The apartment hang heavy with silence as, with a steady hand, she pushed apart the blinds just enough to peek through. Her roommates having all gone to various holiday parties, the only other sign of life came from the far corner, where the Christmas tree stood breathing its soft glow into the large living room.
She already knew the portrait she would see through the crack, but anxiety continued to rise in her as her heart defied her head. And there he was, sitting on the other side of the spotlight, his body facing her, his eyes altogether elsewhere.
She hated how he would simply sit there. She hated it more when he would sit and write. She hated his voice, his eyes, his mannerisms, his smell. She hated his smile and his glances at her when he thought she wasn’t looking. She hated that he was in love with her, but most of all she hated the undeniable fact she was crazy about him.
Recoiling her hand quickly, she shut out the image of him as the blinds closed with a snap that echoed throughout the room. This simply did not figure into her plans. At least they would both be gone in a few weeks and then everything would return to normal.
This place was to be a momentary escape, a transition. While the implicitly mundane existence here had left her miserable for the first few months, it served its function perfectly, reinforcing the burning desire of constant movement, of travel, to see what beauty may be left in the world before finding herself deeply mired in the unreality of reality. Fear of living a recycled life haunted her.
And then, (of course), he had appeared.
Here, of all places, she had figured it safe to lower her defenses regarding the opposite sex. The first months had proved her right – the males here were often attractive, but always hollow. There was no reason for her to believe anyone of worthwhile substance would choose to come here, and so she had put the matter comfortably to rest in her mind. And so, (of course), this is when it had happened.
It was desire which had ultimately brought them both here, and it was work that brought them together. Her supervisor had asked her to train him during his first few days, a job she loathed. With only the slightest possible whim of cordiality she provided him with just enough knowledge so that he wouldn’t be in her way.
As days passed he learned quickly on his own and, proving his work ethic, found himself more often than not scheduled to work all of the busiest shifts. Frequently she found herself alone with him in the shop, the two of them being the most trusted of the employees.
Despite the clarity of her will to be left alone, he soon found himself quite taken with her. After a series of missteps, (which always ended with his advances being rebuffed), he came across her one night sitting alone on a bench by the lake. The conversation was awkward, but came to have an underlying tenderness. Eventually she had agreed to take a walk with him to nowhere in particular. Allowing herself to become partially exposed, she couldn’t deny how much she had missed real conversation. The walk lasted three hours.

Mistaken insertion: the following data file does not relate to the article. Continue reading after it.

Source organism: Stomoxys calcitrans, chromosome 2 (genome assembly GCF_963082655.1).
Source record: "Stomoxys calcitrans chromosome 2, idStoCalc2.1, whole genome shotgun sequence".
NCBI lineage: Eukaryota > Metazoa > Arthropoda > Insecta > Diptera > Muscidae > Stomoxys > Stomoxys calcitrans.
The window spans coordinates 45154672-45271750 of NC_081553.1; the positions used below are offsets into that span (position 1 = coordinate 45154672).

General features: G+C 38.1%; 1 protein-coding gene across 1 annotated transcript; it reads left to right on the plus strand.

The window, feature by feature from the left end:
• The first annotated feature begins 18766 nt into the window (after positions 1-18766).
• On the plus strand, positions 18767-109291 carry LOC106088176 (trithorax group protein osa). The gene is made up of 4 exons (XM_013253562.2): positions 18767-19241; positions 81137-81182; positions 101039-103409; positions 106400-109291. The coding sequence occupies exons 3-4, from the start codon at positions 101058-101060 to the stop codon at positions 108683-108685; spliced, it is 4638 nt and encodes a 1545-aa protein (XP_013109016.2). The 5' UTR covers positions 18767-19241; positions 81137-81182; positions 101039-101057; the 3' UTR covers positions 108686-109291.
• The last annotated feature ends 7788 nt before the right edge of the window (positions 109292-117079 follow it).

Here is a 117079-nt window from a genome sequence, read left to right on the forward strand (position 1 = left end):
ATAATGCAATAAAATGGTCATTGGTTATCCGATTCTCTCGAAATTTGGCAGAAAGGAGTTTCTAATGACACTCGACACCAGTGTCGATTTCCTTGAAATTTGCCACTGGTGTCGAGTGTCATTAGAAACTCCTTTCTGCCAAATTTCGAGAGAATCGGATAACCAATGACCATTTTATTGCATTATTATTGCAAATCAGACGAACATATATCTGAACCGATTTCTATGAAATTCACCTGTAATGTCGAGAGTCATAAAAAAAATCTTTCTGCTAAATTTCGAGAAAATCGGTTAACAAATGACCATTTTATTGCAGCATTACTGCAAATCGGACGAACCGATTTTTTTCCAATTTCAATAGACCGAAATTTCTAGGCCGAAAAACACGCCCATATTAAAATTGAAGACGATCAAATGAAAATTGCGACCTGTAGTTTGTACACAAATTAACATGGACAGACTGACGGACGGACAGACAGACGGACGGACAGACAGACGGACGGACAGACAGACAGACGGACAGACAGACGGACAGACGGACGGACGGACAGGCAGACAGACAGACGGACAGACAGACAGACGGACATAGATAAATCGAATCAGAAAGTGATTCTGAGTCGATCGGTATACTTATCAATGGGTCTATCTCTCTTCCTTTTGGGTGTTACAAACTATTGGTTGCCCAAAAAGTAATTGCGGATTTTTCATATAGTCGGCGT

Spending more and more time outside of work together, they soon had a standing weekly date to share tea over old black and white movies. More often than not these evenings dissolved into drinks under star-soaked skies.
Despite their closeness, she never allowed him to touch her in any way. Even the night he had received the news of a close relative’s passing, she had remained rather cold, not even offering a comforting hug.
Glancing out once more she saw him writing in a notebook. Damn him.
It was a week ago that he had presented her with an early Christmas gift – a copy of his favorite novel, The Great Gatsby. He had been shocked to discover that she, the only girl he had ever met who could casually speak of Hemingway in the same fashion that all the rest spoke of last night’s television shows, had never read it. Beneath his shock, however, was naked excitement in the fact that he would be the one to introduce her to this great work.
She sat in the chair beside the window now, thumbing the pages of the short book. She had finished it earlier today but knew it would take months to digest. He had been nervous to give it to her, and even more nervous afterward. With the book he had included a short note, which she used as a bookmark, that recounted some of the times they had spent together – his favorite having been when they jumped into the pool fully clothed and were promptly kicked out. He had had the foresight to remove his shoes, but not the contents of his pockets or his watch. Yet, as they walked home, her wearing his sneakers, all he could do was laugh and smile.
The morning after presenting this gift, he gingerly approached her on the bus, unsure of how it would go over. He said hello and took the seat across the aisle from her, as had long been their custom. Today, however, she motioned him to the seat beside her, which he promptly took. She tried to remember now…what was it he smelled of? She couldn’t place it, but it was warm and comforting.
Parting the blinds she watched as he capped his pen, shut the notebook, and receded into his apartment. She continued to sit, thumbing Gatsby, examining the characteristics of the shadows cast by the tiny multicolored lights. Momentarily lost in them, she stood and proceeded to her bedroom, floating through the doorway and coming to rest on the bed. Book across her breast, she lay motionless.
With a deftness previously unknown to her character, she gracefully tossed the book to the floor and alighted. Grabbing a bottle of cola and a bottle of rum she hurried though the door, locking it carelessly behind her.